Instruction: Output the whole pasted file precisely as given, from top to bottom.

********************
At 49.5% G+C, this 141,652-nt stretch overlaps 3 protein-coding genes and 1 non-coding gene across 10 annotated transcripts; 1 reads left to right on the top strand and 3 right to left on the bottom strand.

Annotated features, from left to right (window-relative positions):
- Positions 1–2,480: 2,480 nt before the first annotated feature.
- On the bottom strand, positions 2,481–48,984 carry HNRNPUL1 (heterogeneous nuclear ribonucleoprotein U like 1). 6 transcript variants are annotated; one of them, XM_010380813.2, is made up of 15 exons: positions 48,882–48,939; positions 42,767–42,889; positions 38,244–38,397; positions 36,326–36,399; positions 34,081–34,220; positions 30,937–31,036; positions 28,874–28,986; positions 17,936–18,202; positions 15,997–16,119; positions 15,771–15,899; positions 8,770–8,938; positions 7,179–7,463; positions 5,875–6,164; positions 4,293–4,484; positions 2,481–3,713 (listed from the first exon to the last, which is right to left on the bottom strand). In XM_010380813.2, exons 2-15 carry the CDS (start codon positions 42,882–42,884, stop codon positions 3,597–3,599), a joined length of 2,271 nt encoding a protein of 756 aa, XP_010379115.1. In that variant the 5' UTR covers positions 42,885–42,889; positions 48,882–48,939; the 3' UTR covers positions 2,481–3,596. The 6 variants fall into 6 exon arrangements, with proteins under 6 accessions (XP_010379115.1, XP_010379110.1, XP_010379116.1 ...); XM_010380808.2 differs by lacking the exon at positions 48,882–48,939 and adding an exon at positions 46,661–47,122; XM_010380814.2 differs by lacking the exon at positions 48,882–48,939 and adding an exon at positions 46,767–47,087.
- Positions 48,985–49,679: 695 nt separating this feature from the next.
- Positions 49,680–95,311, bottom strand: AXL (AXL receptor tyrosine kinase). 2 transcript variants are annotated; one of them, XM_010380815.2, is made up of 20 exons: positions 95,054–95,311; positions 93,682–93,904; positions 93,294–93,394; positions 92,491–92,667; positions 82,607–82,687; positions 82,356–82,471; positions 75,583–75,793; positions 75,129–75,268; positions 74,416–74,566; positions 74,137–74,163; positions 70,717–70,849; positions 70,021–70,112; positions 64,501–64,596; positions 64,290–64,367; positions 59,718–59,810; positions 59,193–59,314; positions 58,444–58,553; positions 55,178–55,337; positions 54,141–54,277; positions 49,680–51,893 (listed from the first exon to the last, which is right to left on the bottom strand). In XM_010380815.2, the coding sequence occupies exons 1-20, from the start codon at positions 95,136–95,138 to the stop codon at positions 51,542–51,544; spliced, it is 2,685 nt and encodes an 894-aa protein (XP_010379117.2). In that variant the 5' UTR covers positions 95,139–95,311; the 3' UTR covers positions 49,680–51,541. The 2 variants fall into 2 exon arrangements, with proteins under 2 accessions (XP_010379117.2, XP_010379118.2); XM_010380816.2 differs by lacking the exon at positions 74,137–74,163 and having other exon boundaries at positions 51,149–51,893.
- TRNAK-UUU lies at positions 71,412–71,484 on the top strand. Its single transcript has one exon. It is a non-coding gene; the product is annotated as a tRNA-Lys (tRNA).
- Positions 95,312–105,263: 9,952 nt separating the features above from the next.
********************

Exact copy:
At 49.5% G+C, this 141,652-nt stretch overlaps 3 protein-coding genes and 1 non-coding gene across 10 annotated transcripts; 1 reads left to right on the top strand and 3 right to left on the bottom strand.

Annotated features, from left to right (window-relative positions):
- Positions 1–2,480: 2,480 nt before the first annotated feature.
- On the bottom strand, positions 2,481–48,984 carry HNRNPUL1 (heterogeneous nuclear ribonucleoprotein U like 1). 6 transcript variants are annotated; one of them, XM_010380813.2, is made up of 15 exons: positions 48,882–48,939; positions 42,767–42,889; positions 38,244–38,397; positions 36,326–36,399; positions 34,081–34,220; positions 30,937–31,036; positions 28,874–28,986; positions 17,936–18,202; positions 15,997–16,119; positions 15,771–15,899; positions 8,770–8,938; positions 7,179–7,463; positions 5,875–6,164; positions 4,293–4,484; positions 2,481–3,713 (listed from the first exon to the last, which is right to left on the bottom strand). In XM_010380813.2, exons 2-15 carry the CDS (start codon positions 42,882–42,884, stop codon positions 3,597–3,599), a joined length of 2,271 nt encoding a protein of 756 aa, XP_010379115.1. In that variant the 5' UTR covers positions 42,885–42,889; positions 48,882–48,939; the 3' UTR covers positions 2,481–3,596. The 6 variants fall into 6 exon arrangements, with proteins under 6 accessions (XP_010379115.1, XP_010379110.1, XP_010379116.1 ...); XM_010380808.2 differs by lacking the exon at positions 48,882–48,939 and adding an exon at positions 46,661–47,122; XM_010380814.2 differs by lacking the exon at positions 48,882–48,939 and adding an exon at positions 46,767–47,087.
- Positions 48,985–49,679: 695 nt separating this feature from the next.
- Positions 49,680–95,311, bottom strand: AXL (AXL receptor tyrosine kinase). 2 transcript variants are annotated; one of them, XM_010380815.2, is made up of 20 exons: positions 95,054–95,311; positions 93,682–93,904; positions 93,294–93,394; positions 92,491–92,667; positions 82,607–82,687; positions 82,356–82,471; positions 75,583–75,793; positions 75,129–75,268; positions 74,416–74,566; positions 74,137–74,163; positions 70,717–70,849; positions 70,021–70,112; positions 64,501–64,596; positions 64,290–64,367; positions 59,718–59,810; positions 59,193–59,314; positions 58,444–58,553; positions 55,178–55,337; positions 54,141–54,277; positions 49,680–51,893 (listed from the first exon to the last, which is right to left on the bottom strand). In XM_010380815.2, the coding sequence occupies exons 1-20, from the start codon at positions 95,136–95,138 to the stop codon at positions 51,542–51,544; spliced, it is 2,685 nt and encodes an 894-aa protein (XP_010379117.2). In that variant the 5' UTR covers positions 95,139–95,311; the 3' UTR covers positions 49,680–51,541. The 2 variants fall into 2 exon arrangements, with proteins under 2 accessions (XP_010379117.2, XP_010379118.2); XM_010380816.2 differs by lacking the exon at positions 74,137–74,163 and having other exon boundaries at positions 51,149–51,893.
- TRNAK-UUU lies at positions 71,412–71,484 on the top strand. Its single transcript has one exon. It is a non-coding gene; the product is annotated as a tRNA-Lys (tRNA).
- Positions 95,312–105,263: 9,952 nt separating the features above from the next.